No preview · Article · Jan 2002 · Umweltmedizin in Forschung und Praxis
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    [Show abstract] [Hide abstract] ABSTRACT: Six aromatic hydrocarbons (benzene, toluene, ethylbenzene and the three isomeric xylenes) were monitored in the indoor and outdoor air of 115 private non-smoker homes (∼380 rooms), about half of which were located in two city streets in Hannover (Northern Germany) with high traffic density, the other half in rural areas with hardly any traffic at all. This environmental monitoring was complemented by human biomonitoring (i.e. the determination of aromatic hydrocarbons in blood and exhaled air). Particular attention was paid to benzene as a result of its carcinogenicity. In the city streets with high traffic density, an average benzene concentration of 3.1 μg m−3 and in the rural areas of 1.8 μg m−3 was found in these non-smoker homes (all data=geometric means), which reflects the influence of the traffic (automobile exhaust) on the benzene level found indoors. Source identification is also possible by determining the indoor/outdoor (I/O) concentration ratio. For the rooms facing the city street, this I/O ratio is close to 1 for all aromatic hydrocarbons studied with the exception of toluene (I/O=3.5), while in the rural areas I/O ratios for the individual compounds ranging in 6–9 were determined, with the exception of benzene where the I/O ratio is only 1.5. These I/O ratios in the city street with high traffic density indicate that an equilibrium between indoor and outdoor air is almost reached. Indoor sources prevail only in the case of toluene. In contrast, in the rural area, indoor sources dominate for all aromatic hydrocarbons except benzene, the indoor level of which is mainly influenced by the outdoor air even in areas of very low traffic density. However, weak indoor sources must exist also for this compound even in non-smoker homes. The internal exposure of the non-smoking inhabitants of these homes to benzene is very low. Depending on the living area, mean values of 61–67 ng l−1 benzene in blood and 0.9–1.2 μg m−3 in the exhaled air were found.
    Full-text · Article · Dec 2001 · Atmospheric Environment
  • K Wittke · H Hajimiragha · L Dunemann · J Begerow
    [Show abstract] [Hide abstract] ABSTRACT: Methods for the determination of 3,4-dichloroaniline (3,4-DCA) and 3,5-dichloroaniline (3,5-DCA) as common markers of eight non-persistent pesticides in human urine are presented. 3,5-DCA is a marker for the exposure to the fungicides vinclozolin, procymidone, iprodione, and chlozolinate. Furthermore the herbicides diuron, linuron, neburon, and propanil are covered using their common marker 3,4-DCA. The urine samples were treated by basic hydrolysis to degrade all pesticides, metabolites, and their conjugates containing the intact moieties completely to the corresponding dichloroanilines. After addition of the internal standard 4-chloro-2-methylaniline, simultaneous steam distillation extraction (SDE) followed by liquid-liquid extraction (LLE) was carried out to produce, concentrate and purify the dichloroaniline moieties. Gas chromatography (GC) with mass spectrometric (MS) and tandem mass spectrometric (MS-MS) detection and also detection with an electron-capture detector (ECD) after derivatisation with heptafluorobutyric anhydride (HFBA) were employed for separation, detection, and identification. Limit of detection of the GC-MS-MS and the GC-ECD methods was 0.03 and 0.05 microg/l, respectively. Absolute recoveries obtained from a urine sample spiked with the internal standard, 3,5-, and 3,4-DCA, ranged from 93 to 103% with 9-18% coefficient of variation. The three detection techniques were compared concerning their performance, expenditure and suitability for their application in human biomonitoring studies. The described procedure has been successfully applied for the determination of 3,4- and 3,5-DCA in the urine of nonoccupationally exposed volunteers. The 3,4-DCA levels in these urine samples ranged between 0.13 and 0.34 microg/g creatinine or 0.11 and 0.56 microg/l, while those for 3,5-DCA were between 0.39 and 3.33 microg/g creatinine or 0.17 and 1.17 microg/l.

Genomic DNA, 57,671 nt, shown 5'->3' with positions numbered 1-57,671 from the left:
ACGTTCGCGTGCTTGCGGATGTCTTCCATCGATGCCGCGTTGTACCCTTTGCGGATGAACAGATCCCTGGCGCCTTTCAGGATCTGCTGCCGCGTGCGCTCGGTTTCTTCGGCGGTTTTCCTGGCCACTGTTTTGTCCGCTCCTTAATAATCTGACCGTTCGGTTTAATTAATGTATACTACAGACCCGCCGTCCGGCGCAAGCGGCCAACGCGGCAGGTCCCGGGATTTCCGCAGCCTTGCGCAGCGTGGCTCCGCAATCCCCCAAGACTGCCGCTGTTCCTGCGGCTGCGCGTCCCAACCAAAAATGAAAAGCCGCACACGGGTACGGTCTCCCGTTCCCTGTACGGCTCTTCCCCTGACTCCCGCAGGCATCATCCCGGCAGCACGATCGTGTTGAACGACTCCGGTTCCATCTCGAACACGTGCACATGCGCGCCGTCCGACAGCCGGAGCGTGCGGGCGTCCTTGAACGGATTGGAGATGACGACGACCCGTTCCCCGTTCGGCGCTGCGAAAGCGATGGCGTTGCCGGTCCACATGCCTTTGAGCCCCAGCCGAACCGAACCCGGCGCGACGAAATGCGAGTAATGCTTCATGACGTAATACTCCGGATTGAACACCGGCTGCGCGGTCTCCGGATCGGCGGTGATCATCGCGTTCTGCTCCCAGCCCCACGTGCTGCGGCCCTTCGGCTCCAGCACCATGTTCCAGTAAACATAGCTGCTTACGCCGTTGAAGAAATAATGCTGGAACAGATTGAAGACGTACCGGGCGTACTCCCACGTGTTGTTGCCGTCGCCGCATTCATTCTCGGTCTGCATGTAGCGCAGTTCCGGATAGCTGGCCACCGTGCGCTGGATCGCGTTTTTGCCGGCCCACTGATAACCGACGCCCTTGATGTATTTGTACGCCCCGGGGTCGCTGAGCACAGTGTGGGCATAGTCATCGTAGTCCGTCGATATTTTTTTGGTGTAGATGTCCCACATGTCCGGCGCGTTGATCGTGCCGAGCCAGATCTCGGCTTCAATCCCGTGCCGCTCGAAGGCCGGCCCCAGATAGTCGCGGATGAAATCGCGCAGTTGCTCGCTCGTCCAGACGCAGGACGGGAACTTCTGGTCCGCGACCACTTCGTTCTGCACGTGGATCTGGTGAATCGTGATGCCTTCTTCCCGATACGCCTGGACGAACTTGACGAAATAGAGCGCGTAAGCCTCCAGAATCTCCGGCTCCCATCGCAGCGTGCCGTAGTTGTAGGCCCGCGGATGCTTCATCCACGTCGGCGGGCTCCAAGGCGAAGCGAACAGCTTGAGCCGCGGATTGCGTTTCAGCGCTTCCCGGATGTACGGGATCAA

No preview · Article · Jun 2001 · Journal of chromatography. B, Biomedical sciences and applications